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Electronic Recycling

What’s the harm in hoarding electronic devices?

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Perhaps you have a smartphone, a laptop as well a desktop computer, two TVs, and an alarm clock that provides a wake-up call you depend on. These devices are relatively new—but are you holding onto older, outdated versions you don’t need? And what about that VCR that no longer works?


Hoarding explained

Hoarding means keeping things that have outlived their usefulness or are no longer relevant in your life. Examples are items like books, paper, clothing, cardboard boxes and plastic bags that, if kept long enough, will turn into clutter. Hoarding has been associated with obsessive-compulsive disorder (OCD). However, the American Psychiatric Association sees hoarding as a potentially separate condition.

Separation anxiety


People who hoard find it difficult to get rid of their possessions; they have strong feelings about letting things go. For instance, people who hoard electronic devices feel that since they were acquired at considerable expense, they are too valuable to part with. Hoarders may feel responsible for their old devices and are in denial concerning the “clutter” these items have caused. If this sounds at all familiar, keep in mind that hoarding may affect your family members in ways you didn’t anticipate. At the very least, the clutter may cause frustration among those closest to you. At the most, it could lead to health or safety problems for you and your family. (Are your precious but dusty electronic devices kept together in a room you refuse to have cleaned?)

Bad for the environment

It isn’t about what you see on the outside of your electronic devices, the plastic, aluminum, and glass. The problem lies with what’s inside. Take your smartphone as just one example. Inside are minerals and metals such as copper, cobalt, lithium, silver, and gold. These are resources that must be extracted from the earth, and they will eventually run out. Meanwhile, if you hoard your unused devices, you and others of the same mindset are putting pressure on the mining industry to continue with an activity that hurts the environment and its fragile ecosystems.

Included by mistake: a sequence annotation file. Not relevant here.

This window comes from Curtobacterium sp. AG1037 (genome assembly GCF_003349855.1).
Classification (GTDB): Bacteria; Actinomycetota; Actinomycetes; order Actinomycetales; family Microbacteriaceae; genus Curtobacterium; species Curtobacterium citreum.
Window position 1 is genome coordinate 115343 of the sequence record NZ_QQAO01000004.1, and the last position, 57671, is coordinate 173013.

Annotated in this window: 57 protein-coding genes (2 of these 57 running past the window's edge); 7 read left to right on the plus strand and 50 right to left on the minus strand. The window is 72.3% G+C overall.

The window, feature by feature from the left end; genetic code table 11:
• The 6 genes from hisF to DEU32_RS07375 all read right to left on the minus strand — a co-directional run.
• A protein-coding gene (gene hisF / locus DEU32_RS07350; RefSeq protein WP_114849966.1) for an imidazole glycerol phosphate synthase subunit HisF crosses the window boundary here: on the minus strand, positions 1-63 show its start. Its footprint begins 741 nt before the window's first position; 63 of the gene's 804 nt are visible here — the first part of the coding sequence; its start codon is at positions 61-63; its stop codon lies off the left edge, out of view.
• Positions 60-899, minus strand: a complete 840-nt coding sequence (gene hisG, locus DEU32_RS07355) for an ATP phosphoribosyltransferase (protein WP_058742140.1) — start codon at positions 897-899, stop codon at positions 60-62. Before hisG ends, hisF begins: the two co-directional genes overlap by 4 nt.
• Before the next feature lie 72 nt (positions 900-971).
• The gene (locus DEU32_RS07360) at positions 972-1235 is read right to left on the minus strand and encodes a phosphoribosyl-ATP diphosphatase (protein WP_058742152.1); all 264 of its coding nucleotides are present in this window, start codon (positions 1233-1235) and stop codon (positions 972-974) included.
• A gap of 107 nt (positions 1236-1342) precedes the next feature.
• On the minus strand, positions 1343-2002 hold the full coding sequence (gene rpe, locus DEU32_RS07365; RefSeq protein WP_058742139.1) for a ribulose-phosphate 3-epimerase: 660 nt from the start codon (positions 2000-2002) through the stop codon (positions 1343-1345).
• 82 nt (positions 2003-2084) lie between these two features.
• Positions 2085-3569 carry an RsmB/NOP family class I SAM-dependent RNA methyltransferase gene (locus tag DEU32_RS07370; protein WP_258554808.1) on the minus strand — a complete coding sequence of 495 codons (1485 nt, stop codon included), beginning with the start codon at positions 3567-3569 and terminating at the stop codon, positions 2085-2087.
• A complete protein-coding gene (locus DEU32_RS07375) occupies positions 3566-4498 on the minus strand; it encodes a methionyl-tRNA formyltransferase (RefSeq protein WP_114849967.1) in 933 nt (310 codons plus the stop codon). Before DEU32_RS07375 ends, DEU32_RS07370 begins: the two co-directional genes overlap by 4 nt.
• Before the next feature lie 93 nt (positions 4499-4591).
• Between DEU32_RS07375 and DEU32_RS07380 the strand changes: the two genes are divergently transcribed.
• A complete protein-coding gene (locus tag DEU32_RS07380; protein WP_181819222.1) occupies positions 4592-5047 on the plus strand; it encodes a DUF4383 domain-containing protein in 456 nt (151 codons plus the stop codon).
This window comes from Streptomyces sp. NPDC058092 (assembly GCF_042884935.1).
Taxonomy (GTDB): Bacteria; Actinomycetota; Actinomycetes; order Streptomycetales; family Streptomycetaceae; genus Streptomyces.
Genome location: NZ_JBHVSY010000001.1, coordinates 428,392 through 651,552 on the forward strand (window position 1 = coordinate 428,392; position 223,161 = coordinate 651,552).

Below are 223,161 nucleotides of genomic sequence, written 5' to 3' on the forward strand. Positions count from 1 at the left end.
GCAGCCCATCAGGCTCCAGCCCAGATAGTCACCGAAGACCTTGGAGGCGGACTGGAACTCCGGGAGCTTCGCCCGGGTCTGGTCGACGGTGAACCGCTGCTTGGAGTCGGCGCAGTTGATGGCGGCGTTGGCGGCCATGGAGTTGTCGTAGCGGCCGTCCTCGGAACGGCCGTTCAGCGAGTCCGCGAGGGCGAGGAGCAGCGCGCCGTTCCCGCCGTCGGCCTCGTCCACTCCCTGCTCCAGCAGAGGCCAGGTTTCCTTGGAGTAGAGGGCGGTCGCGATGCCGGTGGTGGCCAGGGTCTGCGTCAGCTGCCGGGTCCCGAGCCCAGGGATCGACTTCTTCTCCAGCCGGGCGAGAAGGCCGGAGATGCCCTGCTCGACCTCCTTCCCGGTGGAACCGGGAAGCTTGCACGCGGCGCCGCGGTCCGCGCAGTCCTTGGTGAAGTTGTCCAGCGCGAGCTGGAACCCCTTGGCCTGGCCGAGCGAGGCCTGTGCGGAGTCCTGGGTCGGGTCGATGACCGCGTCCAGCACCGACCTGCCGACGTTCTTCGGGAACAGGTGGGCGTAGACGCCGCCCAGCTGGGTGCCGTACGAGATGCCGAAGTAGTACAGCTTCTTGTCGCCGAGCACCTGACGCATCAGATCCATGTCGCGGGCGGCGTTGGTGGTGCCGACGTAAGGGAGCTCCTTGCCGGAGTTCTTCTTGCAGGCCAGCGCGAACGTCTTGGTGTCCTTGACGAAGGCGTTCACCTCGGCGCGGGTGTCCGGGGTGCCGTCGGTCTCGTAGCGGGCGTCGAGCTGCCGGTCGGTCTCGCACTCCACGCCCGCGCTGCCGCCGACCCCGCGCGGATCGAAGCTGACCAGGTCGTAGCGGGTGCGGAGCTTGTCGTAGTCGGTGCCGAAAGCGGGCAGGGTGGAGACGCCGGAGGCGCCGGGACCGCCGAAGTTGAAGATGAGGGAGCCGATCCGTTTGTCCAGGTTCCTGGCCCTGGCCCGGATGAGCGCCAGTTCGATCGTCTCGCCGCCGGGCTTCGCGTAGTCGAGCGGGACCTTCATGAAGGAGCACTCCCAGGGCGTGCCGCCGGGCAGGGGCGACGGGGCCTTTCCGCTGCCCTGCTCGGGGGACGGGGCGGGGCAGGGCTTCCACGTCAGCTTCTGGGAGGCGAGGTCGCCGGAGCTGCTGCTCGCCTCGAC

What to do

Think about breaking the hoarding habit by donating an old computer to a student who can use it for educational purposes. Perhaps an elderly neighbor would enjoy having one of your old, but still working, TVs. If you really like that VCR, you could even go online to learn how to fix it. For everything else, there’s recycling.

Responsible disposal

Remember that electronic devices contain not only metals that can be reused in other applications but also toxic chemicals that pollute the environment and are harmful to birds and animals. Here at Urban E-Recycling, we are EPA registered. That means we have the expertise to dispose of your electronics responsibly. Worried about data? Don’t be. Our services include shredding your hard drive. But if giving up your favorite old and unused devices is still a bit painful, it may make you feel better to know that the services we provide at Urban E-Recycling are always free of charge.

A woman in a green dress holding a laptop shows her commitment to sustainability.

Mother Nature doesn’t want your old computers but we do.


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Mother Nature doesn’t want your old computers but we do. 

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